Buzz in the restaurant industry suggests veal may be a trendy product for menus in 2009, according to a dairy producer serving on the industry’s Veal Committee.
“Restaurant chefs and operators recognize what a high quality, versatile and cost-effective product veal can be for diners,” according to Randy Meabon, a dairy producer from Wattsburg, Pa., and a member of the beef checkoff-funded Veal Committee. “Though its image as a luxurious entree for white table cloth restaurants is secure, it’s also finding more mainstream and price-sensitive uses in other applications. In addition, it’s being promoted more aggressively in supermarkets, providing a strong link across marketing outlets.”
Meabon points to a survey by the National Restaurant Association that appeared in Nation’s Restaurant News in October 2008. The survey, conducted of 1,600 chefs of the American Culinary Federation, showed that new cuts of meat – including the Tuscan Bone-in Veal Chop – were ranked the fifth among 208 top trends for the new year, with 78 percent of chefs ranking it as a “hot trend.” The cut is being featured by Flemings Steakhouse and Wine Bar.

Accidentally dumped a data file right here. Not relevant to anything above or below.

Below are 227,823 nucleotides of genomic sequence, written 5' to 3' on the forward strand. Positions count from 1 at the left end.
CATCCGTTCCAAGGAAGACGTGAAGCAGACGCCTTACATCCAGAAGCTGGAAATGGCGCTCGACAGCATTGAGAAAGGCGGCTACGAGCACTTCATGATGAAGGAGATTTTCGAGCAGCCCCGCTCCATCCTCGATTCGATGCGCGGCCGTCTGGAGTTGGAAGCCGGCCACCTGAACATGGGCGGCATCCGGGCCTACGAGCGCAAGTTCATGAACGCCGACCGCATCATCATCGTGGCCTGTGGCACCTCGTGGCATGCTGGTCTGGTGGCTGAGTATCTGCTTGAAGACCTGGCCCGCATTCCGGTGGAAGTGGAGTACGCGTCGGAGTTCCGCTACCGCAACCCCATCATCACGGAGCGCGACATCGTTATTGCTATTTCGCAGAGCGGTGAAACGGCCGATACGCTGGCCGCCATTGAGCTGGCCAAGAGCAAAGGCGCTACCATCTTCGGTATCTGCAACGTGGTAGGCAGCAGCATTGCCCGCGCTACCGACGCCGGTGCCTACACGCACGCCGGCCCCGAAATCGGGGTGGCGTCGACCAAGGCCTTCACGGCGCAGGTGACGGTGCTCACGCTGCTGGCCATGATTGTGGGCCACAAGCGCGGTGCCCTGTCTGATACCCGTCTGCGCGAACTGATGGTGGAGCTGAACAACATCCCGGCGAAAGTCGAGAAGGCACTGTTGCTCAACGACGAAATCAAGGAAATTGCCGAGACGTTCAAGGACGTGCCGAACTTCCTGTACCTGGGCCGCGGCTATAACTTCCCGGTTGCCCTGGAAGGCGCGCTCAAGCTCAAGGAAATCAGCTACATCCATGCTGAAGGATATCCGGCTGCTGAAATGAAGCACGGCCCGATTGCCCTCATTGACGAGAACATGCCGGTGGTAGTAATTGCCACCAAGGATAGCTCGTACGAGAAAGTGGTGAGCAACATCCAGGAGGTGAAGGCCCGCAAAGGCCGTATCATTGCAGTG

In addition, the Rocky Mountain News on Jan. 1 shared some dining trends of 2009, including one from Fruition Restaurant in Denver for veal breast. The cut, according to the restaurant’s executive chef, is full of flavor and very versatile and is the “up-and-coming” ingredient for 2009. Alex Seidel told the newspaper veal is often considered a luxury item that carries a high price tag, but veal breast’s lower price tag “means we can create an innovative, approachable and tasty appetizer using veal.”
To build on these restaurant trends, the Beef Checkoff-funded Veal Committee has created a new promotion opportunity for supermarkets. The program, with the support of veal packers, provides funding for qualified supermarkets willing to advertise veal through Jan. 30, 2009. Veal suppliers have access to funds to be used in this promotion, in combination with their own efforts to increase veal advertising during the veal retail ads program.
“Although veal promotions through the checkoff in the past have focused mostly on the restaurant trade, we think this effort will expand the opportunities veal has in all marketing channels,” says Meabon, who also serves on the Cattlemen’s Beef Board. “By broadening our scope, we’re creating a means for reaching the consumer in more locations and increasing overall demand for veal.”